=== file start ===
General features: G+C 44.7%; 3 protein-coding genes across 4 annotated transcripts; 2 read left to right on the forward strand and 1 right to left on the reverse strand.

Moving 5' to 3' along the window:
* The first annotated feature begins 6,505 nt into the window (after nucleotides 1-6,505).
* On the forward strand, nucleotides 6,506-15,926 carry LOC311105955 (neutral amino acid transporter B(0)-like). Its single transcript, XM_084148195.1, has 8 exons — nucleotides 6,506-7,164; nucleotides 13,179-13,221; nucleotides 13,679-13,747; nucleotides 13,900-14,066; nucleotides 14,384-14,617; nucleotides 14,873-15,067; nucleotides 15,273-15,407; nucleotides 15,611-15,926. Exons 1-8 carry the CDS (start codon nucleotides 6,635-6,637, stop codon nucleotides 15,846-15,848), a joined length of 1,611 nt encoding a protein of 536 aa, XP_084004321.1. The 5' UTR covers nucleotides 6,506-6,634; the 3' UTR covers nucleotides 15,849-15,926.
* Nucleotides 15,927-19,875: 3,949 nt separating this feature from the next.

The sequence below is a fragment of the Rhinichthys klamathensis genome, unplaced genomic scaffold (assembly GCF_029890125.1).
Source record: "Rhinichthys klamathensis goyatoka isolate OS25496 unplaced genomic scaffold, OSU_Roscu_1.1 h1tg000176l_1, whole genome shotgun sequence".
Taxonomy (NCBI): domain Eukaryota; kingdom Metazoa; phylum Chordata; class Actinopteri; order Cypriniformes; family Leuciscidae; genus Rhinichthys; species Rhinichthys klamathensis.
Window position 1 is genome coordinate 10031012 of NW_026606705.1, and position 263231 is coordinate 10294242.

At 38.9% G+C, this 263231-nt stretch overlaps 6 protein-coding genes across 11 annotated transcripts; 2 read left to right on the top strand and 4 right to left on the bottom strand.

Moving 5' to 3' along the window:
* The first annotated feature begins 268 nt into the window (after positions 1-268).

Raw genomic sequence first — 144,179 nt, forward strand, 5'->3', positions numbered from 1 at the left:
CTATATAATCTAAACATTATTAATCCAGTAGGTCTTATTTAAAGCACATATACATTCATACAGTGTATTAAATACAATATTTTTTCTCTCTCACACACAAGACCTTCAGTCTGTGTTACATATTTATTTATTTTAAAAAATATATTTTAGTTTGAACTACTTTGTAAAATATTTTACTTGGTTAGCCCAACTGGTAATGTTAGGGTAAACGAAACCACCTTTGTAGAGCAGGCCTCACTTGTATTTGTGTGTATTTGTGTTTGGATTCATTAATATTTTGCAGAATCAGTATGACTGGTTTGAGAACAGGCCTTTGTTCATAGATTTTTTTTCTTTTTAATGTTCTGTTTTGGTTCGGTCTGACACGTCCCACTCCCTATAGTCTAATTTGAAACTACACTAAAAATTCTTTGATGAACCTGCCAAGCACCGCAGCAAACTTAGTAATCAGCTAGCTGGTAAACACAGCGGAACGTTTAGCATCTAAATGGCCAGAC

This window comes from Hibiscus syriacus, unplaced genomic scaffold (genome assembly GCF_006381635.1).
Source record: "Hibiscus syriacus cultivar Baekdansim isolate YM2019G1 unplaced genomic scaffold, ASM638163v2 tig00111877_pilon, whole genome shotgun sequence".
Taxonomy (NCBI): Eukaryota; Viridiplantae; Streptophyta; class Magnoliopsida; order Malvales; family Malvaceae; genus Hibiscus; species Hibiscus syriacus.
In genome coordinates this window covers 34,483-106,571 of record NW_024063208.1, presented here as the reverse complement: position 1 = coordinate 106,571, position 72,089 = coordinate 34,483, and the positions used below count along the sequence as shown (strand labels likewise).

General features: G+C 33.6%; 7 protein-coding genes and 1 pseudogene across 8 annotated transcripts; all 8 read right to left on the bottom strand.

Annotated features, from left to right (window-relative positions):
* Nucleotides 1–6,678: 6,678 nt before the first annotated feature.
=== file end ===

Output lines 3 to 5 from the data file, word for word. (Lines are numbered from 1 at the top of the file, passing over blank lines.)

* The first annotated feature begins 6,505 nt into the window (after nucleotides 1-6,505).
* On the forward strand, nucleotides 6,506-15,926 carry LOC311105955 (neutral amino acid transporter B(0)-like). Its single transcript, XM_084148195.1, has 8 exons — nucleotides 6,506-7,164; nucleotides 13,179-13,221; nucleotides 13,679-13,747; nucleotides 13,900-14,066; nucleotides 14,384-14,617; nucleotides 14,873-15,067; nucleotides 15,273-15,407; nucleotides 15,611-15,926. Exons 1-8 carry the CDS (start codon nucleotides 6,635-6,637, stop codon nucleotides 15,846-15,848), a joined length of 1,611 nt encoding a protein of 536 aa, XP_084004321.1. The 5' UTR covers nucleotides 6,506-6,634; the 3' UTR covers nucleotides 15,849-15,926.
* Nucleotides 15,927-19,875: 3,949 nt separating this feature from the next.